“Rise, thou that sleepest, and arise from the dead, and Christ will enlighten thee.” (Ephes. v. 14.)
I. When Christ raised His body from the dead, He decorated it with all the attributes of glory. Lacerated and deformed before, it now becomes beautiful and lovely. Reflect on the difference which exists between a body that is dead, pale, wan, and motionless, and the same body when it is invested with the attributes of glory. The same difference exists between a soul in sin, and in the state of grace. The same difference, with due proportion, is to be found between a fervent and a tepid soul. In the state of tepidity the soul slumbers, as it were; it is void of all heroical motion; it is insensible in regard to spiritual things; it is filled with idle fancies and vain trifles; and pursue shadows instead of real and substantial good. It conceives itself to be in a good state, whilst in reality it may be addressed as God addressed the Bishop of Laodicea in the Apocalypse of St. John, “Thou art wretched, and miserable, and poor, and blind, and naked.” (Apoc. iii. 17.)
II. Our Saviour is ready to raise us from the state of tepidity and sin, if we consent on our part, and therefore He says of Himself, “I am the resurrection and the life.” (John xi. 25.) He is the cause and author of both, as well in regard to the soul as the body. What a benefit it is to be raised from the death of sin or tepidity, and to be placed in the bright light of the children of God, and to be enabled to pursue the road of virtue with fervor. This benefit Christ will bestow upon you to-day in the Eucharist if you approach Him with fervor. Hence He is called the bread of life; and if we shall owe to Him the resurrection of our bodies “at the last day” (John vr. 40), so are we now indebted to Him for the resurrection of our souls. (Jno. vi. 35, 40.)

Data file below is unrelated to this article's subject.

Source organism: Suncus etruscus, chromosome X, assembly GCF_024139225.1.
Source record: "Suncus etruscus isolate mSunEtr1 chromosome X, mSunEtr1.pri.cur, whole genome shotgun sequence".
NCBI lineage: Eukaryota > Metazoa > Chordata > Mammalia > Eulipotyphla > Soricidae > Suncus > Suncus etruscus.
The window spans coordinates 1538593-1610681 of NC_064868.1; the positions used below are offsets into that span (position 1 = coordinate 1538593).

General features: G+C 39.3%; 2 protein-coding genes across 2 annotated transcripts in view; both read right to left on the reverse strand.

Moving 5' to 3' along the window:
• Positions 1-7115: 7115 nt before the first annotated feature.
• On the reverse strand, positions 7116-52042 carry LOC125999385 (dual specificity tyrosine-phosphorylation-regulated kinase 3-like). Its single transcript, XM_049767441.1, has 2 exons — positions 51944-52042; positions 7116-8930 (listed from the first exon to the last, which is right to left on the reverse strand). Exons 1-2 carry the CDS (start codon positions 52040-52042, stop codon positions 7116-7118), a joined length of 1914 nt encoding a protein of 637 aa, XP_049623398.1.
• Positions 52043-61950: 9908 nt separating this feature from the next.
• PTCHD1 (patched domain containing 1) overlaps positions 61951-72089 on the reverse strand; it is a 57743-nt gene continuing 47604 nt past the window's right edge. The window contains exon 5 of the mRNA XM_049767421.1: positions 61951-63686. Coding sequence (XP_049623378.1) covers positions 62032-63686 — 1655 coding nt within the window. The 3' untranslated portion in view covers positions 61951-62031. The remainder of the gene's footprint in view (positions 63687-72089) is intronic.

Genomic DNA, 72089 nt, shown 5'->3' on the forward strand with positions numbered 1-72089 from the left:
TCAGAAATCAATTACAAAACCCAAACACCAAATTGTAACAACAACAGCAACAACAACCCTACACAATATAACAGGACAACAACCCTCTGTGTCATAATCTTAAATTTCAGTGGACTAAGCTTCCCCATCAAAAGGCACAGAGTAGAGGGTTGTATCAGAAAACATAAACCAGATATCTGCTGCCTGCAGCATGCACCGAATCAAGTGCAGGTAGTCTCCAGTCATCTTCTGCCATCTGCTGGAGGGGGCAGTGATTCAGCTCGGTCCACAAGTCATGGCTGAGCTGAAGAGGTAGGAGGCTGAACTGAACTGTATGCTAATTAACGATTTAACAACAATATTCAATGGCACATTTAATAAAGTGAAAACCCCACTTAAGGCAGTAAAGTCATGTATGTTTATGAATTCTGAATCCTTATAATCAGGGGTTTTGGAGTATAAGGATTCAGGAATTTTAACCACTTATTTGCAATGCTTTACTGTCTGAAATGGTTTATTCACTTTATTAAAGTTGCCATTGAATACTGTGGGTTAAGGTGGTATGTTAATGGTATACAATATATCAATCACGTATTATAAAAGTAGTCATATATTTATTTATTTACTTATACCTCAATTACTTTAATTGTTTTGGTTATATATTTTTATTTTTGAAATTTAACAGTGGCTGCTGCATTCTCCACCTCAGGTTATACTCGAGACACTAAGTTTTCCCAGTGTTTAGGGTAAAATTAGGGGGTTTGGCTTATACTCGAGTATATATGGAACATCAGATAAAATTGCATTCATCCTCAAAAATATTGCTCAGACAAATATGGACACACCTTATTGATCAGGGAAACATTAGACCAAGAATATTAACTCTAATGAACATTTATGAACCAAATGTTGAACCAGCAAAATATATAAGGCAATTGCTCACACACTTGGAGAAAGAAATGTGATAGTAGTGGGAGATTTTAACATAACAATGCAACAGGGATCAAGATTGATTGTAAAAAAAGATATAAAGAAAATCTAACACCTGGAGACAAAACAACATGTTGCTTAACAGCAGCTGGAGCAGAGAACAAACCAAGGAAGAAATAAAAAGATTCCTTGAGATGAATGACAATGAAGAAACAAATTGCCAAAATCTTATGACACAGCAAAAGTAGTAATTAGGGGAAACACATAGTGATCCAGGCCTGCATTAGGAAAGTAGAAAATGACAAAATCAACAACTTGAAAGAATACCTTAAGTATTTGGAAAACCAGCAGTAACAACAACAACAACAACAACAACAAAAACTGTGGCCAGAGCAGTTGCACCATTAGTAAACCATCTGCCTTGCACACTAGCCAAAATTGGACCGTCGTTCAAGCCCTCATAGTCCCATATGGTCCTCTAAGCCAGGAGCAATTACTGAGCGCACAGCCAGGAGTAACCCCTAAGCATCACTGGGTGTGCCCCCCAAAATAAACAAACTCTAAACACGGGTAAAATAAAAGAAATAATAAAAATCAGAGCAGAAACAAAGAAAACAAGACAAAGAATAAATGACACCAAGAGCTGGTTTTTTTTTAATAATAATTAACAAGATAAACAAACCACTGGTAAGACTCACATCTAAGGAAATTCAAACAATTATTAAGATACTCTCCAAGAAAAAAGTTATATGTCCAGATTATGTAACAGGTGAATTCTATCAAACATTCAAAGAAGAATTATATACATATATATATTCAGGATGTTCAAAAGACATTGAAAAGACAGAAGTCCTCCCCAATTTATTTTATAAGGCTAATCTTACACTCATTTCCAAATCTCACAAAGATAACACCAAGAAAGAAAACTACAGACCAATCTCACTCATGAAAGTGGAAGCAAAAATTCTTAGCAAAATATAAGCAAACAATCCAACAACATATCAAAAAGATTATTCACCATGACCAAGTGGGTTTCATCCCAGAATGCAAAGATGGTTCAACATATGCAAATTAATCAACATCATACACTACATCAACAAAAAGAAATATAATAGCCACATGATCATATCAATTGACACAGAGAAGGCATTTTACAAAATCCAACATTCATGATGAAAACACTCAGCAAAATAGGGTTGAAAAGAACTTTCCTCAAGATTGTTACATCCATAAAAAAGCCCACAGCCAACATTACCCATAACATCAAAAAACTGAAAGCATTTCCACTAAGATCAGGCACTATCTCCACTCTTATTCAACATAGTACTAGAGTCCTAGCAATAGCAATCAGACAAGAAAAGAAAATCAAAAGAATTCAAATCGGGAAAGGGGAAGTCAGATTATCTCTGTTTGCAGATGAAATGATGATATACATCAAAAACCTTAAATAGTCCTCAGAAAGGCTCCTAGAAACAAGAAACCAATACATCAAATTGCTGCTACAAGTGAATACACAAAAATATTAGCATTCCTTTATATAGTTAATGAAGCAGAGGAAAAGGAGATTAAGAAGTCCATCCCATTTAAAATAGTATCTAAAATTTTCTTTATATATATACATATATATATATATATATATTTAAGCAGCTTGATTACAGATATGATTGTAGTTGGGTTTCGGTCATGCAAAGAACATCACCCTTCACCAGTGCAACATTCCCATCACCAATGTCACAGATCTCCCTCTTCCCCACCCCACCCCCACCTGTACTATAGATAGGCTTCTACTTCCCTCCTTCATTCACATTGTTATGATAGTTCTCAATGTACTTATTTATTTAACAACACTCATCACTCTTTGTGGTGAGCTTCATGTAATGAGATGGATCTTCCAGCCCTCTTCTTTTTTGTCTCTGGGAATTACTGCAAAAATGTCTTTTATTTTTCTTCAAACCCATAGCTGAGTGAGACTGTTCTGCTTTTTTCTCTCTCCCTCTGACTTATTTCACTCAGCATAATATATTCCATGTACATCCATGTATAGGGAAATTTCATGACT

III. The marks by which we may discover if we have really risen with Christ are our attention to spiritual things, and our disregard of the things of this world. “If ye be risen with Christ,” says St. Paul, “seek the things that are above.” (Colos. iii. 1.) Seek, therefore, only heavenly things, and as ” Christ rising again from the dead, dieth now no more” (Rom. vi. 9), so you, having risen from the state of sin or tepidity to grace and fervor, persevere in your “newness of life,” and continually guard against relapsing into your former state.
Source: “Meditations for Every Day in the Year” by Rev. Roger Baxter.
This precious book was originally written in 1639, and was used by Chailoner, Walmsly, and other Confessors of the Faith in times of persecution. ✟ JAMES GIBBONS, Archbishop of Baltimore. 1884.
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